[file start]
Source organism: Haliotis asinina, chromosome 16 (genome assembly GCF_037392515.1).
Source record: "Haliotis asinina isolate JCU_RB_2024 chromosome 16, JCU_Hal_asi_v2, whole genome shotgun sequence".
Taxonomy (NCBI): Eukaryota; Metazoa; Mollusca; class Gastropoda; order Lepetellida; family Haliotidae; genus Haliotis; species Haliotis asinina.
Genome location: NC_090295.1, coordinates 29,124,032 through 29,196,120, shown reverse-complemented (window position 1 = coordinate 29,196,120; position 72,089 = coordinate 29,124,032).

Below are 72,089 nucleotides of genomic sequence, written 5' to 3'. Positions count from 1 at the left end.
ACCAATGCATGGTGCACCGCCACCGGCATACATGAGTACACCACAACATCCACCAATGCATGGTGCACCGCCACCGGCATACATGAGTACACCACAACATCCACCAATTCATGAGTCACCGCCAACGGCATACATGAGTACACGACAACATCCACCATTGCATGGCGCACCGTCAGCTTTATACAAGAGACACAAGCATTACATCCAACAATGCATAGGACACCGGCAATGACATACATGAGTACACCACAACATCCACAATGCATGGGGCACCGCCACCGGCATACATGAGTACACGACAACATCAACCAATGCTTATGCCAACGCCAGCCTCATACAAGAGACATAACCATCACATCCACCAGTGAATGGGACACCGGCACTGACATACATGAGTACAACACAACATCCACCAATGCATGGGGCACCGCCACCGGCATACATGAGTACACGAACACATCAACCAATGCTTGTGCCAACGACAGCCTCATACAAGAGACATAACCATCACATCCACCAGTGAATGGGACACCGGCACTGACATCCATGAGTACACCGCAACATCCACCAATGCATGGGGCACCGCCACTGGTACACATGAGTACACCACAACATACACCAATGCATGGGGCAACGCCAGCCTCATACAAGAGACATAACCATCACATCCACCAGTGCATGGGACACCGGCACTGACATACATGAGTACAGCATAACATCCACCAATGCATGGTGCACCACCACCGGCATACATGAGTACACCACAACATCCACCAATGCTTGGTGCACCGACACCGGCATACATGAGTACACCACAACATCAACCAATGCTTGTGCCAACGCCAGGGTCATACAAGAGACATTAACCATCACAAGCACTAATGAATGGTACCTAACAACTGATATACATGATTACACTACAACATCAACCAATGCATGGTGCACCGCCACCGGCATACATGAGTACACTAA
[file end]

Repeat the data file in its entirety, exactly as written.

Source organism: Haliotis asinina, chromosome 16 (genome assembly GCF_037392515.1).
Source record: "Haliotis asinina isolate JCU_RB_2024 chromosome 16, JCU_Hal_asi_v2, whole genome shotgun sequence".
Taxonomy (NCBI): Eukaryota; Metazoa; Mollusca; class Gastropoda; order Lepetellida; family Haliotidae; genus Haliotis; species Haliotis asinina.
Genome location: NC_090295.1, coordinates 29,124,032 through 29,196,120, shown reverse-complemented (window position 1 = coordinate 29,196,120; position 72,089 = coordinate 29,124,032).

Below are 72,089 nucleotides of genomic sequence, written 5' to 3'. Positions count from 1 at the left end.
ACCAATGCATGGTGCACCGCCACCGGCATACATGAGTACACCACAACATCCACCAATGCATGGTGCACCGCCACCGGCATACATGAGTACACCACAACATCCACCAATTCATGAGTCACCGCCAACGGCATACATGAGTACACGACAACATCCACCATTGCATGGCGCACCGTCAGCTTTATACAAGAGACACAAGCATTACATCCAACAATGCATAGGACACCGGCAATGACATACATGAGTACACCACAACATCCACAATGCATGGGGCACCGCCACCGGCATACATGAGTACACGACAACATCAACCAATGCTTATGCCAACGCCAGCCTCATACAAGAGACATAACCATCACATCCACCAGTGAATGGGACACCGGCACTGACATACATGAGTACAACACAACATCCACCAATGCATGGGGCACCGCCACCGGCATACATGAGTACACGAACACATCAACCAATGCTTGTGCCAACGACAGCCTCATACAAGAGACATAACCATCACATCCACCAGTGAATGGGACACCGGCACTGACATCCATGAGTACACCGCAACATCCACCAATGCATGGGGCACCGCCACTGGTACACATGAGTACACCACAACATACACCAATGCATGGGGCAACGCCAGCCTCATACAAGAGACATAACCATCACATCCACCAGTGCATGGGACACCGGCACTGACATACATGAGTACAGCATAACATCCACCAATGCATGGTGCACCACCACCGGCATACATGAGTACACCACAACATCCACCAATGCTTGGTGCACCGACACCGGCATACATGAGTACACCACAACATCAACCAATGCTTGTGCCAACGCCAGGGTCATACAAGAGACATTAACCATCACAAGCACTAATGAATGGTACCTAACAACTGATATACATGATTACACTACAACATCAACCAATGCATGGTGCACCGCCACCGGCATACATGAGTACACTAA